• Abstract: Since the early days of the Cold War, the United States has restricted the export of certain advanced technologies and the sharing of sensitive scientific and technical information with foreign nationals. Initially, these restrictions were justified on the grounds that the Soviet Union and its Warsaw Pact allies were engaged -- through fronts, third parties, and outright espionage -- in a systematic effort to buy or steal information, technology, and equipment developed in the West that they could then use in their own military systems. Because Soviet industry could not design or produce certain high-tech products, such as personal computers or sophisticated machine tools, the Soviets were forced to obtain them by other means. By successfully denying technology to the Soviet Union, the United States enabled NATO to maintain a strategic and tactical advantage without having to match the Warsaw Pact nations' troop strength in the field. Yet 20 years after the fall of the Berlin Wall and long after the Soviet Union ceased to exist, the same system of export controls remains in place. It has only become more arcane and ineffective with time. U.S. export controls have survived largely because of outdated "fortress America" thinking -- the view that the United States is the primary source of most militarily useful scientific ideas and products and that it can continue to deny technology to potential adversaries without seriously damaging the global competitiveness of U.S. companies or, in the end, jeopardizing national security. In an earlier era, when the United States was far more economically and technologically dominant, the costs associated with a technology-denial strategy were easier to absorb. But in today's highly competitive world, the business lost due to export controls poses a threat to the well-being of key U.S. industries; estimated losses range as high as $9 billion per year.
  • Topic: NATO, Cold War
  • Political Geography: United States, America, Soviet Union
  • Author: Charles A. Kupchan, Morton I. Abramowitz, Albert Fishlow
  • Publication Date: 07-1999
  • Content Type: Working Paper
  • Institution: Council on Foreign Relations
  • Abstract: The last of the six Balkan Wars of the twentieth century is over. But it is by no means certain that a durable peace is at hand. After vast death, destruction, and savagery lasting almost a decade can the peoples of the former Yugoslavia live together again in peace? If so, the region will require sustained help and support from the West. The United States and its European partners are in the midst of mustering the necessary resources and political will. There are numerous uncertainties complicating efforts to proceed with the reconstruction of the area. Whatever the international community may proclaim, the borders of Serbia, Kosovo, Bosnia, and Croatia could well change. The management of Kosovo's status and its relationship to Serbia is likely to produce serious tensions within the Alliance and between NATO and Russia. What politically will emerge from a beaten and traumatized Serbia no one can predict. Nor is it clear that Montenegro will remain as part of Yugoslavia, particularly if Milosevic continues to rule. An ethically fragile Macedonia has been badly weakened by the war and the inflow of three hundred thousand Kosovar deportees. Albania barely hangs together as a state. Neighboring Rumania and Bulgaria have avoided violence and begun to remake their societies, but they have suffered economically from the wars. The area of reconstruction is small and the population limited; the task at hand certainly is not of the dimensions of restoring post-war Europe. But the problems are daunting. Without security there will be no development. NATO forces will be needed indefinitely to keep the peace in Bosnia and Kosovo. Much more must be done to promote political and economic reform in the region, requiring vision and planning. The states of the region will first need urgent help to stabilize their economies and manage enormous humanitarian problems. They must also be able to envisage a better future, one that holds out the prospect of bringing them into Europe's political and economic mainstream. Realizing that goal will require profound changes in their economies and institutions as well as in their relationships with each other. Faced with these challenges, Western countries and a host of international institutions have begun to address how to foster the broad reconstruction of the area. The EU-sponsored stability pact, adopted in Cologne in June, is the beginning attempt at a multifaceted, coordinated approach to the problem. The G-8 has agreed on a broad program of financial assistance, and the EU has pledged 1.5 billion dollars for aid to Kosovo alone. Numerous follow-up conferences are already planned. Much more work has to be done to give reality and coherence to such efforts. Balkan reconstruction will be a protracted undertaking. It will require extremely difficult commodities – a comprehensive approach and the will, resources, and mechanisms to implement the effort. It is mostly to such a long term approach that this preliminary working paper addresses itself. It does not deal with the immediate requirements of refugee return and humanitarian assistance nor the urgent repair of human and material infrastructure. The World Bank and the IMF in cooperation with many other international organizations and interested countries are coordinating the assessment of needs and costs and have issued preliminary reports. The purpose of this working paper is to provide a broad political approach and to highlight the three key components of a comprehensive, long-term strategy: building security, integrating the region into the European Union, and fostering economic and political reform. For the purposes of this paper, we consider the region to be Serbia, Kosovo, Montenegro, Bosnia, Bulgaria, Macedonia, Albania, Croatia, and Rumania. This is somewhat arbitrary and these states are at different stages of political and economic development. The problems of Rumania and Bulgaria are quite different than Serbia's and Kosovo's; Croatia is much further advanced than next door Serbia and Bosnia. They all have to be dealt with separately, and no single state should hold back the progress of others in entering Europe. But they also face a collective future and the region will enjoy a lasting peace only if all its states leave the past behind and move decidedly to join the wider community.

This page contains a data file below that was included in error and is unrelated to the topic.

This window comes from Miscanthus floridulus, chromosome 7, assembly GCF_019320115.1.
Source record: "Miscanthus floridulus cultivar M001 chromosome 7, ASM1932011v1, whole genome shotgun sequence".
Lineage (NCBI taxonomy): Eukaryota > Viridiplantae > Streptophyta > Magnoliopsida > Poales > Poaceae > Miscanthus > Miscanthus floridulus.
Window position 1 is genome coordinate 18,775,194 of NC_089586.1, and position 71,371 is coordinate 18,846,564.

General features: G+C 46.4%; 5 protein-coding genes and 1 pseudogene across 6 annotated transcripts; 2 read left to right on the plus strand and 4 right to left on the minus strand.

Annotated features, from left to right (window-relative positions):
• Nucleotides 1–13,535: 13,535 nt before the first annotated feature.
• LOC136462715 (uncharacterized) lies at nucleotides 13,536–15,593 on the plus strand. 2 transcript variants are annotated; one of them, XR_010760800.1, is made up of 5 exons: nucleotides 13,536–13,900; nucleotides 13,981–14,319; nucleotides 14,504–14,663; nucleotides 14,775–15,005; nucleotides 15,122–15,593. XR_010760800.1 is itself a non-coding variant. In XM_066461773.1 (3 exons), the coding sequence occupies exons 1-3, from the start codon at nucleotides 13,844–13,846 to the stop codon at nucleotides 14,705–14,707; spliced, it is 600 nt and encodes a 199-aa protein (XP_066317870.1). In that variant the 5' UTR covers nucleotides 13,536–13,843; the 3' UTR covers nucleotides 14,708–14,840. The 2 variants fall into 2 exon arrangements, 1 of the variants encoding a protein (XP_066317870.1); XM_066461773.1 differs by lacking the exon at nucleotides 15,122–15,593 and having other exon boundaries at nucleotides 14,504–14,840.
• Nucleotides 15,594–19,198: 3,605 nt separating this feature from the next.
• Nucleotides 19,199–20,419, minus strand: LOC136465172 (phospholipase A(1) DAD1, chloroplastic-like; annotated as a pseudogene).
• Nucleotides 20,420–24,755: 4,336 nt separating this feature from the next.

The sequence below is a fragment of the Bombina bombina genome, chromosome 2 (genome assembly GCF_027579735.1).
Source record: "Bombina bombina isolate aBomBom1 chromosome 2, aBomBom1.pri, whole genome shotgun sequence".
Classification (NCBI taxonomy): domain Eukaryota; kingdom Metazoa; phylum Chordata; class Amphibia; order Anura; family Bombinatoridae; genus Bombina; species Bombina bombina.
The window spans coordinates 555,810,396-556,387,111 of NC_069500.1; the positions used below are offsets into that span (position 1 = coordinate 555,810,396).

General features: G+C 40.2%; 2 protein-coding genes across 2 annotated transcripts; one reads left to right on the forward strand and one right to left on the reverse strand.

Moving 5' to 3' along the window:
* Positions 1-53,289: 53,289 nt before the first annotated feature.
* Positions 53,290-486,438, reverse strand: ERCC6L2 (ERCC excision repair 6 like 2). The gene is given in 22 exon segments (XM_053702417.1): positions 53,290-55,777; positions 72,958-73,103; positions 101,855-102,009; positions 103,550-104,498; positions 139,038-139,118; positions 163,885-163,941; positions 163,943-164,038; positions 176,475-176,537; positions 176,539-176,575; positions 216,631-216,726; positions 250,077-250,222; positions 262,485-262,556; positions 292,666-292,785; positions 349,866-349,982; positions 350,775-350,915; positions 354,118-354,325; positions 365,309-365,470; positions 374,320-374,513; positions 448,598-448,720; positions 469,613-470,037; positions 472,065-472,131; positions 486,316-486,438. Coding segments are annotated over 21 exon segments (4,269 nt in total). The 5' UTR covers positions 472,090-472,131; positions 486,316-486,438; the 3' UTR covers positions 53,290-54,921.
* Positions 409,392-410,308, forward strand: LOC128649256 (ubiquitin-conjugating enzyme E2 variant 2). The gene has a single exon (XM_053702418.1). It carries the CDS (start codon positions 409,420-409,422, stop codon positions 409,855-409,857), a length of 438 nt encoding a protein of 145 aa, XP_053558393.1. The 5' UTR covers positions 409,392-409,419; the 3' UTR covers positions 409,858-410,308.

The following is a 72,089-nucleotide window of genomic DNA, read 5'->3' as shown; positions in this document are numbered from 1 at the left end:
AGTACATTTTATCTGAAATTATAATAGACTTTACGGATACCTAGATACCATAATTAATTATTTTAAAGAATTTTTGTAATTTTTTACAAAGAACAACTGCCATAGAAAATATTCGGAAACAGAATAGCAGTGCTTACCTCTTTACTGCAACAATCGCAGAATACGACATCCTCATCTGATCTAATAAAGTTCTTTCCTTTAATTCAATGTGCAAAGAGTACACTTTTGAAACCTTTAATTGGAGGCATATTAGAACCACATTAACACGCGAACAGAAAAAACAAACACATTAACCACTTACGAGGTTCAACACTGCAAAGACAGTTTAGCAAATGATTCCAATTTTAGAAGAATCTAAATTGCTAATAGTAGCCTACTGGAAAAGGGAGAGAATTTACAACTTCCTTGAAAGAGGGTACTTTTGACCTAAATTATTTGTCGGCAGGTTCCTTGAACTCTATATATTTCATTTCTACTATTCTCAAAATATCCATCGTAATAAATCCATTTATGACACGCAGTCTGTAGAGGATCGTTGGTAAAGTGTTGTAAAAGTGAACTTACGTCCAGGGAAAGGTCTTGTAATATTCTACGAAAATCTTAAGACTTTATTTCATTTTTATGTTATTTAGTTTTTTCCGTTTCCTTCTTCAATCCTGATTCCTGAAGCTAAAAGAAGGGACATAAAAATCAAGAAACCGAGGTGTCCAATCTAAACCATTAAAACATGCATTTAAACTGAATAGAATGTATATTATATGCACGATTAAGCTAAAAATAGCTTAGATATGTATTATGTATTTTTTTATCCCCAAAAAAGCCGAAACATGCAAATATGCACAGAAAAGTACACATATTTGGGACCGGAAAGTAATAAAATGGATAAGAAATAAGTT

• Topic: NATO, Ethnic Conflict, International Cooperation, International Political Economy, World Bank
  • Political Geography: Russia, United States, Europe, Bosnia, Kosovo, Yugoslavia, Serbia, Bulgaria, Balkans, Macedonia, Albania, Croatia